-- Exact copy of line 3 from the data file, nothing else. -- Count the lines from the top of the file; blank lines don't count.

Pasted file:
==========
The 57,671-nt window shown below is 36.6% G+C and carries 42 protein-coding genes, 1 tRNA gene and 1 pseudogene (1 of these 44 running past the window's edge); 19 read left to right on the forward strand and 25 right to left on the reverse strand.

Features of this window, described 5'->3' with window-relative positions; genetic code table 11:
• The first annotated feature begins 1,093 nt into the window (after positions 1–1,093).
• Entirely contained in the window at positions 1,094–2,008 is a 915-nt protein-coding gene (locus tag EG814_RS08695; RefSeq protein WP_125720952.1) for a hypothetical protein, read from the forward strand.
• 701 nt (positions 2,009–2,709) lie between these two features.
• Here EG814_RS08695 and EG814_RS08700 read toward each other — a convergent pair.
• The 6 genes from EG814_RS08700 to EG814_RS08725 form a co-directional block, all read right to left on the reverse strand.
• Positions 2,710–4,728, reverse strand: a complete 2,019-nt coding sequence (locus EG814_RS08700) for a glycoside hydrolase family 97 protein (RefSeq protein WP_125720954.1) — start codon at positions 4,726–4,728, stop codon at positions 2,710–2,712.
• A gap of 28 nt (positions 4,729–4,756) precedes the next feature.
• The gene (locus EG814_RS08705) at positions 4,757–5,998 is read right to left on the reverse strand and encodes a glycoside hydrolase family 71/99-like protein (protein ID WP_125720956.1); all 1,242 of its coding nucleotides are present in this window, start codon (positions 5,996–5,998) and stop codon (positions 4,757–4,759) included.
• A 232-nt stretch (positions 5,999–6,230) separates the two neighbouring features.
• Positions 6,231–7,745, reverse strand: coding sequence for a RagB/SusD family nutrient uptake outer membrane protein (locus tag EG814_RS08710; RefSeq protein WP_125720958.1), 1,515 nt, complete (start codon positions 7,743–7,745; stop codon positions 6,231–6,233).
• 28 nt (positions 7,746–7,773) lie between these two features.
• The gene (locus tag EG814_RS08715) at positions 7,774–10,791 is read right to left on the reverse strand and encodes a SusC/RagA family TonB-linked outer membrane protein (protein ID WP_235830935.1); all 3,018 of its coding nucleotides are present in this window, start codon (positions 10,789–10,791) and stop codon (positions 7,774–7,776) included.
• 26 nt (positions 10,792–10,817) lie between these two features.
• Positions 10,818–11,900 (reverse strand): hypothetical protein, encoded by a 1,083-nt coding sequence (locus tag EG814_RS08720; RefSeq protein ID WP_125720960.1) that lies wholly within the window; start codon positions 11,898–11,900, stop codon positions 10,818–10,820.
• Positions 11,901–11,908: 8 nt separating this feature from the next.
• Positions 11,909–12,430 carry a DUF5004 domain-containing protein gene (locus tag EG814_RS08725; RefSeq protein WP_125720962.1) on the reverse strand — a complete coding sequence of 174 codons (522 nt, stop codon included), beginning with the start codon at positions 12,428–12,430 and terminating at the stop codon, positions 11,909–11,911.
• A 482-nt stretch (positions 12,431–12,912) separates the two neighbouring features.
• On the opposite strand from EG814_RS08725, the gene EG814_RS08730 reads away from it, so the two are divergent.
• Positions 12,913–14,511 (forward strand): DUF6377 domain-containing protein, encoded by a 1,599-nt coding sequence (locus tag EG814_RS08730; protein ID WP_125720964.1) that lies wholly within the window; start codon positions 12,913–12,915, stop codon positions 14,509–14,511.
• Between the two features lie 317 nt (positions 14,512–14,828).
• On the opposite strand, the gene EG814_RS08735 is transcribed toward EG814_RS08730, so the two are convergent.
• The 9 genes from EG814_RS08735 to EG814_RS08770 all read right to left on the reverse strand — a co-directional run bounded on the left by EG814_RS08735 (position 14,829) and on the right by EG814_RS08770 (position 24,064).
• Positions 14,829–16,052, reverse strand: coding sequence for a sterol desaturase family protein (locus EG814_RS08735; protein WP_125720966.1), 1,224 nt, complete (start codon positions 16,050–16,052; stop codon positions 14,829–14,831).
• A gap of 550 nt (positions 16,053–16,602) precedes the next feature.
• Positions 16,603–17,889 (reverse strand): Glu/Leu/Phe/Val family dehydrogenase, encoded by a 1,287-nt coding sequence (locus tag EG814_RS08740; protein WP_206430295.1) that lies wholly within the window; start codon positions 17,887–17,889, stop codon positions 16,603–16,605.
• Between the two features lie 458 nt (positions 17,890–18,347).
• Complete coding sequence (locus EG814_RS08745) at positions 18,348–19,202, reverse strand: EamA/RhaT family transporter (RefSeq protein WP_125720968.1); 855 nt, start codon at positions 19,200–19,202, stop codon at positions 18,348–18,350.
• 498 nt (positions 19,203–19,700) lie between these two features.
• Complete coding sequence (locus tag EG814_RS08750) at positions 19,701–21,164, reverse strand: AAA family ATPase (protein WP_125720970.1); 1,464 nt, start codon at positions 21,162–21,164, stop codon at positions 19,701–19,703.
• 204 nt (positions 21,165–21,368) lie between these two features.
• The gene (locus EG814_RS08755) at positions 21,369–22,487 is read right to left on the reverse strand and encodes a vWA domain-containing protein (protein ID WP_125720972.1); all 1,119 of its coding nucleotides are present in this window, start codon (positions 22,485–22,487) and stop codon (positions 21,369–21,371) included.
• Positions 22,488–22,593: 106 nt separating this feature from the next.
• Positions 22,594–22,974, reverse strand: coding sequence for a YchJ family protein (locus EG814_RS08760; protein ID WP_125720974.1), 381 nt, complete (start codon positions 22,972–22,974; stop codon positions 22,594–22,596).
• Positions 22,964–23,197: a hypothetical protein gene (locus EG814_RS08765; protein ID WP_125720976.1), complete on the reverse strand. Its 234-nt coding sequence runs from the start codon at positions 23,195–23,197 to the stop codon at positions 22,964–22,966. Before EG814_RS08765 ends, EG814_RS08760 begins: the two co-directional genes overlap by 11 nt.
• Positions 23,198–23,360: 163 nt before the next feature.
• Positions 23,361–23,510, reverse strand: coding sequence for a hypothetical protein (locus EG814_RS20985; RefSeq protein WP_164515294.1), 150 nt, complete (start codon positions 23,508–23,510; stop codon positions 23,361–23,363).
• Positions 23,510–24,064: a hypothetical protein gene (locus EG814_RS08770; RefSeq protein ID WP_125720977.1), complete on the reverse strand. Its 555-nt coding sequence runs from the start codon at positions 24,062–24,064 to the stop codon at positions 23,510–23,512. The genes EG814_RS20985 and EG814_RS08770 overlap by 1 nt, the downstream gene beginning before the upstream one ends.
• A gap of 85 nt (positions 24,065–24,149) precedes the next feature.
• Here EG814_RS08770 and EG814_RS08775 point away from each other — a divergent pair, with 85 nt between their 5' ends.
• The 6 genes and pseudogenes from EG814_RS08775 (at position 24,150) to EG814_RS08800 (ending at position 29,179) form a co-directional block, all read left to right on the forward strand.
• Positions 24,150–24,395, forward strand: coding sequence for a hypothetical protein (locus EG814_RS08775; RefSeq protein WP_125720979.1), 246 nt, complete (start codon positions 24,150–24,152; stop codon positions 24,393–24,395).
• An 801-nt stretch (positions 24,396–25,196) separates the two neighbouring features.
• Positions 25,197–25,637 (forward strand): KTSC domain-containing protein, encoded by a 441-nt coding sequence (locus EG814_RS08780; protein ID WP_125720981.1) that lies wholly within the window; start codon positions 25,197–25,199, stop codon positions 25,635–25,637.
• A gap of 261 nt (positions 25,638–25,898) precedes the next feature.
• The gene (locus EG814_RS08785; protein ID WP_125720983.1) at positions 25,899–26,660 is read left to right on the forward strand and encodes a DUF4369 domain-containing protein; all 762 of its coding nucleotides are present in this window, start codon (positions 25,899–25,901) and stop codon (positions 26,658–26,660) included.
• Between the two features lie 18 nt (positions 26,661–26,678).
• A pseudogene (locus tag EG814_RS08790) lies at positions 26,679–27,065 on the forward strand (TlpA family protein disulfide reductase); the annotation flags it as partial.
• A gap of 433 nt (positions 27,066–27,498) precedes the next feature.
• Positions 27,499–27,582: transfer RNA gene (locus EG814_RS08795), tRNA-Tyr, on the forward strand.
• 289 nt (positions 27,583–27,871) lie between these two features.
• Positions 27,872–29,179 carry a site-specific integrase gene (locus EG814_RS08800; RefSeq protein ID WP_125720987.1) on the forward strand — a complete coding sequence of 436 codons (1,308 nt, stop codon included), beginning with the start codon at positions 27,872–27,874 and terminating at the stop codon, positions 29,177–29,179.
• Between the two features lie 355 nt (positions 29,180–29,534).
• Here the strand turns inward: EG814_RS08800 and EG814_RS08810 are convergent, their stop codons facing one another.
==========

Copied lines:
• The first annotated feature begins 1,093 nt into the window (after positions 1–1,093).